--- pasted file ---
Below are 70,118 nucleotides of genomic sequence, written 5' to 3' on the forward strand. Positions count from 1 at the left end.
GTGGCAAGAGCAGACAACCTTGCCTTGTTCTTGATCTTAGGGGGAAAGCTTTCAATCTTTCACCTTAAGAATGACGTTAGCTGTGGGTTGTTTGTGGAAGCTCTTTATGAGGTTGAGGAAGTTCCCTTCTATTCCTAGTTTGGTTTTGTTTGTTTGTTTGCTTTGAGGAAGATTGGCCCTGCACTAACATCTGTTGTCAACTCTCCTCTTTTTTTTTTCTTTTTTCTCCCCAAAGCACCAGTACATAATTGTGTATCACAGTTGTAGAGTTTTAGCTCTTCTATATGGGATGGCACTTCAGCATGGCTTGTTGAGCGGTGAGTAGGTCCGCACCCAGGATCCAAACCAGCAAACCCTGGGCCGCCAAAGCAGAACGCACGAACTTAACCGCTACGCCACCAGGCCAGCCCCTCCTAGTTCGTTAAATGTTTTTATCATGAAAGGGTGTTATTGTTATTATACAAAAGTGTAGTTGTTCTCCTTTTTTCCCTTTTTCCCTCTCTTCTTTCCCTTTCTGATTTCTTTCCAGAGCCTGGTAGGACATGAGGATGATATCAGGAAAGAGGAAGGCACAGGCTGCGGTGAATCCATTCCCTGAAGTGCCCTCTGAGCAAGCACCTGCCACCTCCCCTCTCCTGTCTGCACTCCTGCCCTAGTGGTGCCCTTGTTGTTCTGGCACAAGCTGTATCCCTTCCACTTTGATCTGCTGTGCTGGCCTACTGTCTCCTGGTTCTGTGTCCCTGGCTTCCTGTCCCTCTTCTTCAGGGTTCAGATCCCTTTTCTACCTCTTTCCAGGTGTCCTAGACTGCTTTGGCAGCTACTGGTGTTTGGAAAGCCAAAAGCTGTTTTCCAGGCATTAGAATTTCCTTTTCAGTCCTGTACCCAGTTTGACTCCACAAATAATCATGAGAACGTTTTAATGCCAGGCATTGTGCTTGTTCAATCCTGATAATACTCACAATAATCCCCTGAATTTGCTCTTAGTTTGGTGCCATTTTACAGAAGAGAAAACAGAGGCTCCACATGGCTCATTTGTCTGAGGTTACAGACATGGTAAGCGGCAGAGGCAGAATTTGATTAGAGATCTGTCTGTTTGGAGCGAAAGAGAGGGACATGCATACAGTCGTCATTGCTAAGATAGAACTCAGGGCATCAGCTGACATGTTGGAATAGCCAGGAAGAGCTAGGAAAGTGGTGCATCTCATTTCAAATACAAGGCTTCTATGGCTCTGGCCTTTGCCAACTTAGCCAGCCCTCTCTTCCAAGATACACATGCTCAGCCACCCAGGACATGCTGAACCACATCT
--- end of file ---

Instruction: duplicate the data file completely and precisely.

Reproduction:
Below are 70,118 nucleotides of genomic sequence, written 5' to 3' on the forward strand. Positions count from 1 at the left end.
GTGGCAAGAGCAGACAACCTTGCCTTGTTCTTGATCTTAGGGGGAAAGCTTTCAATCTTTCACCTTAAGAATGACGTTAGCTGTGGGTTGTTTGTGGAAGCTCTTTATGAGGTTGAGGAAGTTCCCTTCTATTCCTAGTTTGGTTTTGTTTGTTTGTTTGCTTTGAGGAAGATTGGCCCTGCACTAACATCTGTTGTCAACTCTCCTCTTTTTTTTTTCTTTTTTCTCCCCAAAGCACCAGTACATAATTGTGTATCACAGTTGTAGAGTTTTAGCTCTTCTATATGGGATGGCACTTCAGCATGGCTTGTTGAGCGGTGAGTAGGTCCGCACCCAGGATCCAAACCAGCAAACCCTGGGCCGCCAAAGCAGAACGCACGAACTTAACCGCTACGCCACCAGGCCAGCCCCTCCTAGTTCGTTAAATGTTTTTATCATGAAAGGGTGTTATTGTTATTATACAAAAGTGTAGTTGTTCTCCTTTTTTCCCTTTTTCCCTCTCTTCTTTCCCTTTCTGATTTCTTTCCAGAGCCTGGTAGGACATGAGGATGATATCAGGAAAGAGGAAGGCACAGGCTGCGGTGAATCCATTCCCTGAAGTGCCCTCTGAGCAAGCACCTGCCACCTCCCCTCTCCTGTCTGCACTCCTGCCCTAGTGGTGCCCTTGTTGTTCTGGCACAAGCTGTATCCCTTCCACTTTGATCTGCTGTGCTGGCCTACTGTCTCCTGGTTCTGTGTCCCTGGCTTCCTGTCCCTCTTCTTCAGGGTTCAGATCCCTTTTCTACCTCTTTCCAGGTGTCCTAGACTGCTTTGGCAGCTACTGGTGTTTGGAAAGCCAAAAGCTGTTTTCCAGGCATTAGAATTTCCTTTTCAGTCCTGTACCCAGTTTGACTCCACAAATAATCATGAGAACGTTTTAATGCCAGGCATTGTGCTTGTTCAATCCTGATAATACTCACAATAATCCCCTGAATTTGCTCTTAGTTTGGTGCCATTTTACAGAAGAGAAAACAGAGGCTCCACATGGCTCATTTGTCTGAGGTTACAGACATGGTAAGCGGCAGAGGCAGAATTTGATTAGAGATCTGTCTGTTTGGAGCGAAAGAGAGGGACATGCATACAGTCGTCATTGCTAAGATAGAACTCAGGGCATCAGCTGACATGTTGGAATAGCCAGGAAGAGCTAGGAAAGTGGTGCATCTCATTTCAAATACAAGGCTTCTATGGCTCTGGCCTTTGCCAACTTAGCCAGCCCTCTCTTCCAAGATACACATGCTCAGCCACCCAGGACATGCTGAACCACATCT